16 Songs, 51 Minutes

EDITORS’ NOTES

Let’s face it: The Roots are not looking to supply the beats for your backyard barbecue. This is deadly serious music — angry, disturbed, gloomy, urgent, raw, and fearless. Led by the always adventurous ?uestlove, the band puts most of the pieces together (hip-hop, rock, psychedelic soul) in just the right way, balancing the cohesiveness of earlier albums with the daringness of later ones. Black Thought offers consistently pointed verses, and a bevy of guest rappers — including Common, Talib Kweli, and old pal Malik B — help pound home the message. “I ain’t tryin’ to clown,” Black Thought insists (as if he had to tell us) atop the slinky, slightly ominous grooves of the title track, which features sharp rhymes from Mos Def and Styles P. The filthy, menacing “Get Busy” pierces with relentless electro-fuzz beats, and the coolly defiant “I Will Not Apologize” soars atop a supple Fela Kuti sample. The gloom finally lifts a bit on the jazzy “Rising Up,” which almost feels like an antiquated nod to the group’s more polished, smoothly flowing vibe of the previous decade. Clearly, though, times have changed, and the Roots’ dismal, near-apocalyptic vision of corrupt politicians, natural disasters, economic hardship, and rampant violence may not be pleasant, but it doesn’t seem too far off the mark either.

EDITORS’ NOTES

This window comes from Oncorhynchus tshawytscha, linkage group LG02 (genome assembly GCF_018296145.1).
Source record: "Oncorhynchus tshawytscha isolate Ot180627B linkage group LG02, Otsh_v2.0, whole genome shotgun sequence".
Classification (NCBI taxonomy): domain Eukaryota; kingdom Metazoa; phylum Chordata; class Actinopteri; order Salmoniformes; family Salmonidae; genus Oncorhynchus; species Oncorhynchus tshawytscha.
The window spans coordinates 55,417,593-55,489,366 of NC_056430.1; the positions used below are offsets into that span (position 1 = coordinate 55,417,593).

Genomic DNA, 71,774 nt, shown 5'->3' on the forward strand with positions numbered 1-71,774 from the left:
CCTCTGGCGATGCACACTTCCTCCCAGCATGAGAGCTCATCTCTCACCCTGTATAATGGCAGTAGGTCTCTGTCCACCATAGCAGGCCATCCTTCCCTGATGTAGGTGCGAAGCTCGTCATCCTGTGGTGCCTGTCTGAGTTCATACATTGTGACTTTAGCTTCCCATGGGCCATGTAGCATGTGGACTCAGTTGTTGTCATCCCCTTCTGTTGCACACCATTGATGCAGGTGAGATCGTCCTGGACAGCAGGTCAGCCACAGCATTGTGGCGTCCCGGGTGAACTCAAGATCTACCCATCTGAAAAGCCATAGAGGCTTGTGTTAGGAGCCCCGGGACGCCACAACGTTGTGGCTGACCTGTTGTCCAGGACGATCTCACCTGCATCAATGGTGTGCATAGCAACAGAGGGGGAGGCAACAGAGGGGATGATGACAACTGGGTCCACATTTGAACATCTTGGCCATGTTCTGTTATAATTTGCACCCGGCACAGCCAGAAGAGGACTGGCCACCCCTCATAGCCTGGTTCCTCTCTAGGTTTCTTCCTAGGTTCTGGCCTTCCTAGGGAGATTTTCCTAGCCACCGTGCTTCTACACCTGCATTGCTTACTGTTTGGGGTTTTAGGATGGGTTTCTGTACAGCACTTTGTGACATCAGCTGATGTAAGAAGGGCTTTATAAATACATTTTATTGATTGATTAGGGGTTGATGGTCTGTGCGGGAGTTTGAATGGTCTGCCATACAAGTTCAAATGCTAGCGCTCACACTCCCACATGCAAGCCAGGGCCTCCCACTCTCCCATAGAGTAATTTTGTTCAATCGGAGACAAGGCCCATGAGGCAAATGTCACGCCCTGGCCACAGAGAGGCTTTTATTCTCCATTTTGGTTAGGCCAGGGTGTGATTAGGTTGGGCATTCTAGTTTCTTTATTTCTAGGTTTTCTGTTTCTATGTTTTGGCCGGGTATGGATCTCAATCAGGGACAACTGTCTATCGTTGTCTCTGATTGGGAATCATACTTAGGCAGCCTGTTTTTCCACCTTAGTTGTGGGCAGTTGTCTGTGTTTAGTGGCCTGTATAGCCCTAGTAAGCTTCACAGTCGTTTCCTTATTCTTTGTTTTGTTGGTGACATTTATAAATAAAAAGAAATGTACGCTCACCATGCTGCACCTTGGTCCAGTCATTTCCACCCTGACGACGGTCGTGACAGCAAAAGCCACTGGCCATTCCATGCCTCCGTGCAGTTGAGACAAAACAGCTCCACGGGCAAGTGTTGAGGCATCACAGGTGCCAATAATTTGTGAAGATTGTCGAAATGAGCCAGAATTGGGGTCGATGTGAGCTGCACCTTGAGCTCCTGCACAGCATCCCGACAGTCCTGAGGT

Let’s face it: The Roots are not looking to supply the beats for your backyard barbecue. This is deadly serious music — angry, disturbed, gloomy, urgent, raw, and fearless. Led by the always adventurous ?uestlove, the band puts most of the pieces together (hip-hop, rock, psychedelic soul) in just the right way, balancing the cohesiveness of earlier albums with the daringness of later ones. Black Thought offers consistently pointed verses, and a bevy of guest rappers — including Common, Talib Kweli, and old pal Malik B — help pound home the message. “I ain’t tryin’ to clown,” Black Thought insists (as if he had to tell us) atop the slinky, slightly ominous grooves of the title track, which features sharp rhymes from Mos Def and Styles P. The filthy, menacing “Get Busy” pierces with relentless electro-fuzz beats, and the coolly defiant “I Will Not Apologize” soars atop a supple Fela Kuti sample. The gloom finally lifts a bit on the jazzy “Rising Up,” which almost feels like an antiquated nod to the group’s more polished, smoothly flowing vibe of the previous decade. Clearly, though, times have changed, and the Roots’ dismal, near-apocalyptic vision of corrupt politicians, natural disasters, economic hardship, and rampant violence may not be pleasant, but it doesn’t seem too far off the mark either.

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